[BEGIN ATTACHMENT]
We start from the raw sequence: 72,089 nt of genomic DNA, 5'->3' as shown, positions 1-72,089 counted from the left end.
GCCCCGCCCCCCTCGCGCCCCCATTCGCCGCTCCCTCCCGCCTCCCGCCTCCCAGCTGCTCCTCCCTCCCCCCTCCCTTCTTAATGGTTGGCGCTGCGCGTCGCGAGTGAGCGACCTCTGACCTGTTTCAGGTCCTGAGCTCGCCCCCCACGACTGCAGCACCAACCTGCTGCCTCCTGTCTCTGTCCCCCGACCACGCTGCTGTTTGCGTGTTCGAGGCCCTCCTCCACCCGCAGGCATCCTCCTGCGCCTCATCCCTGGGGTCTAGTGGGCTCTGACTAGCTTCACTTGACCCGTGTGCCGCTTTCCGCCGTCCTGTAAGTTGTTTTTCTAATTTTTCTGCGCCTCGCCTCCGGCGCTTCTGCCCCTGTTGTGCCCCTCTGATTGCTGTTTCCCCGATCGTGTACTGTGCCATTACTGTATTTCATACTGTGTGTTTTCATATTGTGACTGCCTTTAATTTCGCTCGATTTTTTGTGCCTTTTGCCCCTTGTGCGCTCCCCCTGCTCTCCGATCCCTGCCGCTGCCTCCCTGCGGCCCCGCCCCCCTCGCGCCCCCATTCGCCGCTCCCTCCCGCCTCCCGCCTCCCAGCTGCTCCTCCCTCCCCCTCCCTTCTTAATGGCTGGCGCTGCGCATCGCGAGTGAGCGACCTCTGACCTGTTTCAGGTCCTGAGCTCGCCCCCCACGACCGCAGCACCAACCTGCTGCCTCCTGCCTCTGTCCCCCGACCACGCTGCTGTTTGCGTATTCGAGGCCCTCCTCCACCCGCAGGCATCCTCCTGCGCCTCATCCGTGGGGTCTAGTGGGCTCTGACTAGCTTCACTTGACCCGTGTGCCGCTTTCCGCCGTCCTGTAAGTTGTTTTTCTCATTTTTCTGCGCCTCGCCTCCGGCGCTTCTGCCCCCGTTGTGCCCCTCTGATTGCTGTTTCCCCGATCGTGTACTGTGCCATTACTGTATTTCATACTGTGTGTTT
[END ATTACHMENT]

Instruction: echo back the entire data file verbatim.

We start from the raw sequence: 72,089 nt of genomic DNA, 5'->3' as shown, positions 1-72,089 counted from the left end.
GCCCCGCCCCCCTCGCGCCCCCATTCGCCGCTCCCTCCCGCCTCCCGCCTCCCAGCTGCTCCTCCCTCCCCCCTCCCTTCTTAATGGTTGGCGCTGCGCGTCGCGAGTGAGCGACCTCTGACCTGTTTCAGGTCCTGAGCTCGCCCCCCACGACTGCAGCACCAACCTGCTGCCTCCTGTCTCTGTCCCCCGACCACGCTGCTGTTTGCGTGTTCGAGGCCCTCCTCCACCCGCAGGCATCCTCCTGCGCCTCATCCCTGGGGTCTAGTGGGCTCTGACTAGCTTCACTTGACCCGTGTGCCGCTTTCCGCCGTCCTGTAAGTTGTTTTTCTAATTTTTCTGCGCCTCGCCTCCGGCGCTTCTGCCCCTGTTGTGCCCCTCTGATTGCTGTTTCCCCGATCGTGTACTGTGCCATTACTGTATTTCATACTGTGTGTTTTCATATTGTGACTGCCTTTAATTTCGCTCGATTTTTTGTGCCTTTTGCCCCTTGTGCGCTCCCCCTGCTCTCCGATCCCTGCCGCTGCCTCCCTGCGGCCCCGCCCCCCTCGCGCCCCCATTCGCCGCTCCCTCCCGCCTCCCGCCTCCCAGCTGCTCCTCCCTCCCCCTCCCTTCTTAATGGCTGGCGCTGCGCATCGCGAGTGAGCGACCTCTGACCTGTTTCAGGTCCTGAGCTCGCCCCCCACGACCGCAGCACCAACCTGCTGCCTCCTGCCTCTGTCCCCCGACCACGCTGCTGTTTGCGTATTCGAGGCCCTCCTCCACCCGCAGGCATCCTCCTGCGCCTCATCCGTGGGGTCTAGTGGGCTCTGACTAGCTTCACTTGACCCGTGTGCCGCTTTCCGCCGTCCTGTAAGTTGTTTTTCTCATTTTTCTGCGCCTCGCCTCCGGCGCTTCTGCCCCCGTTGTGCCCCTCTGATTGCTGTTTCCCCGATCGTGTACTGTGCCATTACTGTATTTCATACTGTGTGTTT